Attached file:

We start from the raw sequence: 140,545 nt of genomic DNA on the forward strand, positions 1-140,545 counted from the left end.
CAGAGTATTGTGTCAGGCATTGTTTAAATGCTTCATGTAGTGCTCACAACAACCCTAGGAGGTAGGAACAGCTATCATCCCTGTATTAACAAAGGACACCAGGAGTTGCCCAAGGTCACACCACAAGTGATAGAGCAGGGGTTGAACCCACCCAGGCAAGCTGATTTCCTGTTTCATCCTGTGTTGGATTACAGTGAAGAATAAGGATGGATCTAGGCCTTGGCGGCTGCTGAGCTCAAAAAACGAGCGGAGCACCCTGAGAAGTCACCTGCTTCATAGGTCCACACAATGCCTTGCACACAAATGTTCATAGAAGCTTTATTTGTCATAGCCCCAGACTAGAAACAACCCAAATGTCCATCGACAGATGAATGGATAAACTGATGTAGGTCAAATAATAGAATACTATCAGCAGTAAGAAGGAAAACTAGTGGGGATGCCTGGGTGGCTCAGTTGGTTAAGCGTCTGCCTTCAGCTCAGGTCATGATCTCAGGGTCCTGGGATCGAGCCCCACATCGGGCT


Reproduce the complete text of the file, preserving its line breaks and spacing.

We start from the raw sequence: 140,545 nt of genomic DNA on the forward strand, positions 1-140,545 counted from the left end.
CAGAGTATTGTGTCAGGCATTGTTTAAATGCTTCATGTAGTGCTCACAACAACCCTAGGAGGTAGGAACAGCTATCATCCCTGTATTAACAAAGGACACCAGGAGTTGCCCAAGGTCACACCACAAGTGATAGAGCAGGGGTTGAACCCACCCAGGCAAGCTGATTTCCTGTTTCATCCTGTGTTGGATTACAGTGAAGAATAAGGATGGATCTAGGCCTTGGCGGCTGCTGAGCTCAAAAAACGAGCGGAGCACCCTGAGAAGTCACCTGCTTCATAGGTCCACACAATGCCTTGCACACAAATGTTCATAGAAGCTTTATTTGTCATAGCCCCAGACTAGAAACAACCCAAATGTCCATCGACAGATGAATGGATAAACTGATGTAGGTCAAATAATAGAATACTATCAGCAGTAAGAAGGAAAACTAGTGGGGATGCCTGGGTGGCTCAGTTGGTTAAGCGTCTGCCTTCAGCTCAGGTCATGATCTCAGGGTCCTGGGATCGAGCCCCACATCGGGCT